Okay...time to dive back into the world of CMT, or really just disabilities in general. Let's at least get our feet wet! I must admit, the mouse story distracted me just a little bit...thanks mom! Though after a discussion I had with a friend of mine the other night I knew it was time to *DRAG* myself away from the mouse madness, and back into the world of disabilities.
My friend 'G' came over to see the new apartment and have dinner. We talked for hours, laughed like a couple of hyenas and shared silly stories as we always do when we're together. G and I aren't able to get together that often, but when we do, watch out!! And it has been a while since our last visit, so one of the things I showed her was this blog. We got to talking about CMT, finances, working and trying to pay the bills...you know, happy topics like that!
G often talks about her childhood and I must say her stories are always interesting...she is one of eight children, the only girl surrounded by her many brothers, younger and older. She grew up in NYC, a place that frankly frightens me with its many noises and smells, not to mention all the people. I grew up in the country with one brother and one sister, surrounded by trees and birds, and a cornfield across the road...quite different! When G talks about her family, I especially like to hear about her mother...I've never met any of G's family, but have no problem picturing her mom in my mind, mostly because of her strength and determined spirit. This woman raised all eight children alone and did so with a firm hand, though loving nature. She always managed to put food on the table no matter how tough things were. And on top of doing all these things without the support of another parent, G's mom also had an added responsibility...one of her sons was born with Down Syndrome.
Back in the 60s, the number of people confined to institutions had just begun to decrease...it wasn't until the 70s that laws were beginning to change, allowing disabled children to enter schools. Children with Down Syndrome, along with many other disabled children were not truly welcome in the school system until the Education for All Handicapped Children Act of 1975 was passed. Integration models did not exist in schools as they do today. As with many disabilities, at that time not much was known about the life expectancy of children with Downs or their quality of life, and people did not take much time to help these children develop and explore their abilities. And yes, people with Down Syndrome do have many abilities, and are perfectly capable of being functioning members of society...if only the people within their world are willing to see what they have to offer, and give them the help and space they need to grow! G's mother helped her son face these challenges over the years, and struggled to help him fit into a society that was not and still is not always accommodating. And why, after all these years is the world still falling short? Maybe the main problem lies within the word 'disability.' The definition of disability is 'A lack of a given ability, which may be physical, cognitive, sensory, emotional, developmental or some combination of these,' according to Wikipedia. Though this definition does not allude to the fact that a person who has a disability in one area may excel in others...it only talks about how they are LACKING. Or maybe the definition is sound, and we LACK the ability to truly understand it...as we often lack the ability to understand the disabled. Because if you think about it, saying that someone lacks a certain ability does not even begin to explain what that person is like. I've currently seen several political figures that in my opinion are severely lacking...in both honesty, and moral fiber--yet these people are not considered 'disabled.' And as far as I know, people who are labeled as having a disability do not walk around with signs on their foreheads stating what their 'abilities' are (hmmm...maybe I should try that!) even though those abilities do exist. Unfortunately, it is often difficult to show what you have to offer when the world around you continues to fall short in understanding and acceptance.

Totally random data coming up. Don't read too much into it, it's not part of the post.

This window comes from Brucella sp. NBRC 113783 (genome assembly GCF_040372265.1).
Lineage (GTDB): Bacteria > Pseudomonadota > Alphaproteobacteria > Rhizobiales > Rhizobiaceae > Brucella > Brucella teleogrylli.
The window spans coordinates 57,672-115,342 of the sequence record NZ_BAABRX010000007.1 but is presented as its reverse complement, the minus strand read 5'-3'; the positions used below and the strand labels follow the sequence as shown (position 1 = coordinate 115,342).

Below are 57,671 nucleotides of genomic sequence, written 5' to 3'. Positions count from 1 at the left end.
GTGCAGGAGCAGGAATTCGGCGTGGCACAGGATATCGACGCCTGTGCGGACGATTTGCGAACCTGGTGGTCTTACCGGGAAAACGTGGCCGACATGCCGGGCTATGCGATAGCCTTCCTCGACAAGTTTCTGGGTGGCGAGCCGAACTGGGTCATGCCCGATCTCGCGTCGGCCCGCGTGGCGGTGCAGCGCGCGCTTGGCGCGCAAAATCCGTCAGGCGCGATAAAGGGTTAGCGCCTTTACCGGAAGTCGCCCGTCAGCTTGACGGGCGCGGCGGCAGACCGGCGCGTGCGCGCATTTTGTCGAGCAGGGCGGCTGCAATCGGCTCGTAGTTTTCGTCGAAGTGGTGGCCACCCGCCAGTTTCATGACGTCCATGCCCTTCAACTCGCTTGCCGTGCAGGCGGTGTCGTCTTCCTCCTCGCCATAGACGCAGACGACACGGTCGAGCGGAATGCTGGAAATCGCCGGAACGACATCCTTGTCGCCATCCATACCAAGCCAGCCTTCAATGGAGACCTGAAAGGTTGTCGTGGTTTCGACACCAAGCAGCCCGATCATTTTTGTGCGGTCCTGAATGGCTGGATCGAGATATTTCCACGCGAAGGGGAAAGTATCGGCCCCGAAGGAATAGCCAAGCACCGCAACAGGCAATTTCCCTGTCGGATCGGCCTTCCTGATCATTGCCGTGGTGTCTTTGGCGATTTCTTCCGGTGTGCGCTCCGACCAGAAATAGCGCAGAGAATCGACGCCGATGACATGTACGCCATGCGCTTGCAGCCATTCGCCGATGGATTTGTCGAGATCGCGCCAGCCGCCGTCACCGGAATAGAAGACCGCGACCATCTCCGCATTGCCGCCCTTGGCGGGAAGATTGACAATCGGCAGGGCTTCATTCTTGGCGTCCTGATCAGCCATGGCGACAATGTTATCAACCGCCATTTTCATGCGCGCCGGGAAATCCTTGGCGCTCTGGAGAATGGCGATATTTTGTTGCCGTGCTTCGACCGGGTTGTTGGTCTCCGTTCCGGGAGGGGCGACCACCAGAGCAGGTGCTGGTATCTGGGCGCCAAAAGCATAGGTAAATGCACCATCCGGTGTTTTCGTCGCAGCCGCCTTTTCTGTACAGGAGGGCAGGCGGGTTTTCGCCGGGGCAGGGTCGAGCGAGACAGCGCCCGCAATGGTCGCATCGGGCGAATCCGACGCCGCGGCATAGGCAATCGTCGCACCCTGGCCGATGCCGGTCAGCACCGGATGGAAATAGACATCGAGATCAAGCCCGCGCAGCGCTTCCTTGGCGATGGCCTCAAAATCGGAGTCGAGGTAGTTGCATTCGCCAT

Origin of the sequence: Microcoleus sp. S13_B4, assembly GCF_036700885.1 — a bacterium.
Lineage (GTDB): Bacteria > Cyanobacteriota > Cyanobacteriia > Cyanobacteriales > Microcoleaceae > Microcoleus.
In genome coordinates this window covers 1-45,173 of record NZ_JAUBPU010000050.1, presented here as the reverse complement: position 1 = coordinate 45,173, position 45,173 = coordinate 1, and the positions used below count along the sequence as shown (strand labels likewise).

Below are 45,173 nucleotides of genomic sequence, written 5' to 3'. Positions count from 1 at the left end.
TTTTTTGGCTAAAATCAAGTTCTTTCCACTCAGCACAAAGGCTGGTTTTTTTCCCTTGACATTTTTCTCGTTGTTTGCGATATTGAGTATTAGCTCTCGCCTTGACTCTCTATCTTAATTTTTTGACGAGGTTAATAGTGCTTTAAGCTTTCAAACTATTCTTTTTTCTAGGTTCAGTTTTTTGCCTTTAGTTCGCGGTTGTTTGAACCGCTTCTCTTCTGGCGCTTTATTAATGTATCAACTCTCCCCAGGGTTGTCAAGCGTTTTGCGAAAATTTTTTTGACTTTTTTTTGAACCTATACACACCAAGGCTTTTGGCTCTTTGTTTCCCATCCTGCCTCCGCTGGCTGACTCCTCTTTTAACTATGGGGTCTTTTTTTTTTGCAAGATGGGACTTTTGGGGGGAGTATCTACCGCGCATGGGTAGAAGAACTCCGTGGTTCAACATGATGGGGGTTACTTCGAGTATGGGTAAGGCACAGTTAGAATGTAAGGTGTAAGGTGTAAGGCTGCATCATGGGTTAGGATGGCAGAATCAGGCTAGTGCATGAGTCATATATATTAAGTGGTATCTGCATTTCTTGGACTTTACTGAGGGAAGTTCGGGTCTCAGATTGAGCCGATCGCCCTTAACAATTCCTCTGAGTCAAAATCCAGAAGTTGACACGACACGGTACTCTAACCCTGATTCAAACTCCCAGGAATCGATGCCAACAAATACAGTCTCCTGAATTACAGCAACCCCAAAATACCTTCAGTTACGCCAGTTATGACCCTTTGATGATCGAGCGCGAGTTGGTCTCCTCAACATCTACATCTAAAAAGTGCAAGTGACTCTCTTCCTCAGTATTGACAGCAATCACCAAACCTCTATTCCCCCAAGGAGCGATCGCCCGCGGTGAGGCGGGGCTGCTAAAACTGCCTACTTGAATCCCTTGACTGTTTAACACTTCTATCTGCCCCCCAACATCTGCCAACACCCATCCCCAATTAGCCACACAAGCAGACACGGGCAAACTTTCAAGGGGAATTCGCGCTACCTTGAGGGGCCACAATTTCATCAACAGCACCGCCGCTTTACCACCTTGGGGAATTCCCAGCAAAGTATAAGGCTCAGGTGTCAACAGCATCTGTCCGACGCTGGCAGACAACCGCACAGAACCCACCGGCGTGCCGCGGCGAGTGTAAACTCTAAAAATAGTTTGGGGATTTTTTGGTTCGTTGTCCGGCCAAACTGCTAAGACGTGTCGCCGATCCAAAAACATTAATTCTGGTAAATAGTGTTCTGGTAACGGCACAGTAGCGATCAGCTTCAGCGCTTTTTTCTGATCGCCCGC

In the September 5th issue of Deaf Digest, writer Sandy Lahmann states that people with disabilities are the largest minority group in our nation. As of today one in five Americans, which is approximately 54 million people, have some type of disability (Title of article: Disability 101: Our Largest Minority.) And yet despite the fact that there are so many disabled people in this country, it often takes years--decades even, for disabled people to be accepted within their schools, their workplace, their communities. Why am I taking the time to mention this article and discuss this topic? For the same reason G's mom fought to carve out a place in this world for all of her children, especially her disabled son; because they MATTER. Back then, her children wanted what all children want...to be accepted just as they are, and to be given the same rights and opportunities as their peers. And all adults, regardless of their differences, want this as well; to be accepted for who they are, inside and out. This is America after all, a country where all men are created equal...not all men 'except those who are disabled.' Because no matter what areas people may be lacking in, we all have abilities...we all have the right to be a part of this world, and have a voice; and this right exists, not in spite of our differences, but because of them. And we are here to stay!